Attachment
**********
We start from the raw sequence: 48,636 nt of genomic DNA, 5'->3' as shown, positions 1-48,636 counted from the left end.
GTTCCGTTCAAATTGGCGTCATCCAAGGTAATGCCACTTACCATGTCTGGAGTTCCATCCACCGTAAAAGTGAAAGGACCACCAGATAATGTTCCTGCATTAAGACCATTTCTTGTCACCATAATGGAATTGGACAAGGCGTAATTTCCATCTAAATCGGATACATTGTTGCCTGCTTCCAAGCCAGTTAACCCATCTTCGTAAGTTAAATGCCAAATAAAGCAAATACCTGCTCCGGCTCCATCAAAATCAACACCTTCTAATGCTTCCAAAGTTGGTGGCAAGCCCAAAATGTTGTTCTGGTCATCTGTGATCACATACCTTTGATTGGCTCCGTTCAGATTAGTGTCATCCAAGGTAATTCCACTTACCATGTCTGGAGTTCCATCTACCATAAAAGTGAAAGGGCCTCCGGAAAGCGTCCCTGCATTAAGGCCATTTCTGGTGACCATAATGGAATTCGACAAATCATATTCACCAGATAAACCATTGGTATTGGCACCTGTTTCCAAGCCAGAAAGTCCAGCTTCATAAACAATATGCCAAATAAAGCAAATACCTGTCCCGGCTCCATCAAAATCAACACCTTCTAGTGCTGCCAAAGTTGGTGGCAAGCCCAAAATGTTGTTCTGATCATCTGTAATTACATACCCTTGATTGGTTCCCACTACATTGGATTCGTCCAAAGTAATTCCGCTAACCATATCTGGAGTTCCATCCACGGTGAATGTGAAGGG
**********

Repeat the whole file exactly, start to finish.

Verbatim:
We start from the raw sequence: 48,636 nt of genomic DNA, 5'->3' as shown, positions 1-48,636 counted from the left end.
GTTCCGTTCAAATTGGCGTCATCCAAGGTAATGCCACTTACCATGTCTGGAGTTCCATCCACCGTAAAAGTGAAAGGACCACCAGATAATGTTCCTGCATTAAGACCATTTCTTGTCACCATAATGGAATTGGACAAGGCGTAATTTCCATCTAAATCGGATACATTGTTGCCTGCTTCCAAGCCAGTTAACCCATCTTCGTAAGTTAAATGCCAAATAAAGCAAATACCTGCTCCGGCTCCATCAAAATCAACACCTTCTAATGCTTCCAAAGTTGGTGGCAAGCCCAAAATGTTGTTCTGGTCATCTGTGATCACATACCTTTGATTGGCTCCGTTCAGATTAGTGTCATCCAAGGTAATTCCACTTACCATGTCTGGAGTTCCATCTACCATAAAAGTGAAAGGGCCTCCGGAAAGCGTCCCTGCATTAAGGCCATTTCTGGTGACCATAATGGAATTCGACAAATCATATTCACCAGATAAACCATTGGTATTGGCACCTGTTTCCAAGCCAGAAAGTCCAGCTTCATAAACAATATGCCAAATAAAGCAAATACCTGTCCCGGCTCCATCAAAATCAACACCTTCTAGTGCTGCCAAAGTTGGTGGCAAGCCCAAAATGTTGTTCTGATCATCTGTAATTACATACCCTTGATTGGTTCCCACTACATTGGATTCGTCCAAAGTAATTCCGCTAACCATATCTGGAGTTCCATCCACGGTGAATGTGAAGGG